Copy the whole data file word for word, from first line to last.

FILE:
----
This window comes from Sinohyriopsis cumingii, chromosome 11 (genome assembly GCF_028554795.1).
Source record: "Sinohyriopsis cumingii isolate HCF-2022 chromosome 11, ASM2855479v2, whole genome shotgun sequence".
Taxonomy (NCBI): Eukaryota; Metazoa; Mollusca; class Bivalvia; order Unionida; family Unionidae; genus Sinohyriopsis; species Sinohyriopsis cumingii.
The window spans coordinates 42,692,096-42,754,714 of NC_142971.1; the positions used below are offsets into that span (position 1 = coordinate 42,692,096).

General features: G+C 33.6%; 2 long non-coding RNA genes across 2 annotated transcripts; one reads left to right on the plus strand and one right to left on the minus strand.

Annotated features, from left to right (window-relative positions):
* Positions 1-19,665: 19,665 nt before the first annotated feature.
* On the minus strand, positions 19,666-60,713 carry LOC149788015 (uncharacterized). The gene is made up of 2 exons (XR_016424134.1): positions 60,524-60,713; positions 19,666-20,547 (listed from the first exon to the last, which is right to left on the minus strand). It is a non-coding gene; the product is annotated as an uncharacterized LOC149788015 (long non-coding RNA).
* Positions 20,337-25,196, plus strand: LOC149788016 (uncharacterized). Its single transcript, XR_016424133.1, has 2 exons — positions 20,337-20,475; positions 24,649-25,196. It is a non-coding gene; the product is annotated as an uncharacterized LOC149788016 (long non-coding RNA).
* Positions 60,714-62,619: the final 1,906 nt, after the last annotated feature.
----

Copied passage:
This window comes from Sinohyriopsis cumingii, chromosome 11 (genome assembly GCF_028554795.1).
Source record: "Sinohyriopsis cumingii isolate HCF-2022 chromosome 11, ASM2855479v2, whole genome shotgun sequence".
Taxonomy (NCBI): Eukaryota; Metazoa; Mollusca; class Bivalvia; order Unionida; family Unionidae; genus Sinohyriopsis; species Sinohyriopsis cumingii.
The window spans coordinates 42,692,096-42,754,714 of NC_142971.1; the positions used below are offsets into that span (position 1 = coordinate 42,692,096).

General features: G+C 33.6%; 2 long non-coding RNA genes across 2 annotated transcripts; one reads left to right on the plus strand and one right to left on the minus strand.

Annotated features, from left to right (window-relative positions):
* Positions 1-19,665: 19,665 nt before the first annotated feature.
* On the minus strand, positions 19,666-60,713 carry LOC149788015 (uncharacterized). The gene is made up of 2 exons (XR_016424134.1): positions 60,524-60,713; positions 19,666-20,547 (listed from the first exon to the last, which is right to left on the minus strand). It is a non-coding gene; the product is annotated as an uncharacterized LOC149788015 (long non-coding RNA).
* Positions 20,337-25,196, plus strand: LOC149788016 (uncharacterized). Its single transcript, XR_016424133.1, has 2 exons — positions 20,337-20,475; positions 24,649-25,196. It is a non-coding gene; the product is annotated as an uncharacterized LOC149788016 (long non-coding RNA).
* Positions 60,714-62,619: the final 1,906 nt, after the last annotated feature.